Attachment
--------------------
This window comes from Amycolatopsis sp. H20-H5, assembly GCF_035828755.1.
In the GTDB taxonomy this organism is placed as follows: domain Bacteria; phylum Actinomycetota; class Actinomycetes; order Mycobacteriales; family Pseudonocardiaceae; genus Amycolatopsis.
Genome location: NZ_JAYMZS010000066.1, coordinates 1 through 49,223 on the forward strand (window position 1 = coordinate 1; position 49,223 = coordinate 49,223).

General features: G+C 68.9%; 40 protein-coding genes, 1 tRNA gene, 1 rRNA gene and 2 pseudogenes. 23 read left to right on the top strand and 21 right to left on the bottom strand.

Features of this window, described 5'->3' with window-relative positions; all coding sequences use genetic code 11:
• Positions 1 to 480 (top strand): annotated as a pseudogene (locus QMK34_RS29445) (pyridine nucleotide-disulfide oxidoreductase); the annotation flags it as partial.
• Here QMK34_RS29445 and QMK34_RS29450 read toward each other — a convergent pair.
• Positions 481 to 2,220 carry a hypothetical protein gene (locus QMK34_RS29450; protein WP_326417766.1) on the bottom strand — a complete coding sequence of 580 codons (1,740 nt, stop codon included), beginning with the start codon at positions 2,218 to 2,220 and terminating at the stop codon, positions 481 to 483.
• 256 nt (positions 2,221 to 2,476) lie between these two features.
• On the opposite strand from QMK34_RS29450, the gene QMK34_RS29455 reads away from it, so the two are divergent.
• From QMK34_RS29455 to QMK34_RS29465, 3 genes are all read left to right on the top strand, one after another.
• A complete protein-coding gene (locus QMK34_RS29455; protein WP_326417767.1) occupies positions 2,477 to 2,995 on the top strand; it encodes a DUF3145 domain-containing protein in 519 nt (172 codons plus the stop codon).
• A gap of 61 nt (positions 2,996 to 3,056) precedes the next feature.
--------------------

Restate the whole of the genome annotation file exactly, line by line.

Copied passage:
This window comes from Amycolatopsis sp. H20-H5, assembly GCF_035828755.1.
In the GTDB taxonomy this organism is placed as follows: domain Bacteria; phylum Actinomycetota; class Actinomycetes; order Mycobacteriales; family Pseudonocardiaceae; genus Amycolatopsis.
Genome location: NZ_JAYMZS010000066.1, coordinates 1 through 49,223 on the forward strand (window position 1 = coordinate 1; position 49,223 = coordinate 49,223).

General features: G+C 68.9%; 40 protein-coding genes, 1 tRNA gene, 1 rRNA gene and 2 pseudogenes. 23 read left to right on the top strand and 21 right to left on the bottom strand.

Features of this window, described 5'->3' with window-relative positions; all coding sequences use genetic code 11:
• Positions 1 to 480 (top strand): annotated as a pseudogene (locus QMK34_RS29445) (pyridine nucleotide-disulfide oxidoreductase); the annotation flags it as partial.
• Here QMK34_RS29445 and QMK34_RS29450 read toward each other — a convergent pair.
• Positions 481 to 2,220 carry a hypothetical protein gene (locus QMK34_RS29450; protein WP_326417766.1) on the bottom strand — a complete coding sequence of 580 codons (1,740 nt, stop codon included), beginning with the start codon at positions 2,218 to 2,220 and terminating at the stop codon, positions 481 to 483.
• 256 nt (positions 2,221 to 2,476) lie between these two features.
• On the opposite strand from QMK34_RS29450, the gene QMK34_RS29455 reads away from it, so the two are divergent.
• From QMK34_RS29455 to QMK34_RS29465, 3 genes are all read left to right on the top strand, one after another.
• A complete protein-coding gene (locus QMK34_RS29455; protein WP_326417767.1) occupies positions 2,477 to 2,995 on the top strand; it encodes a DUF3145 domain-containing protein in 519 nt (172 codons plus the stop codon).
• A gap of 61 nt (positions 2,996 to 3,056) precedes the next feature.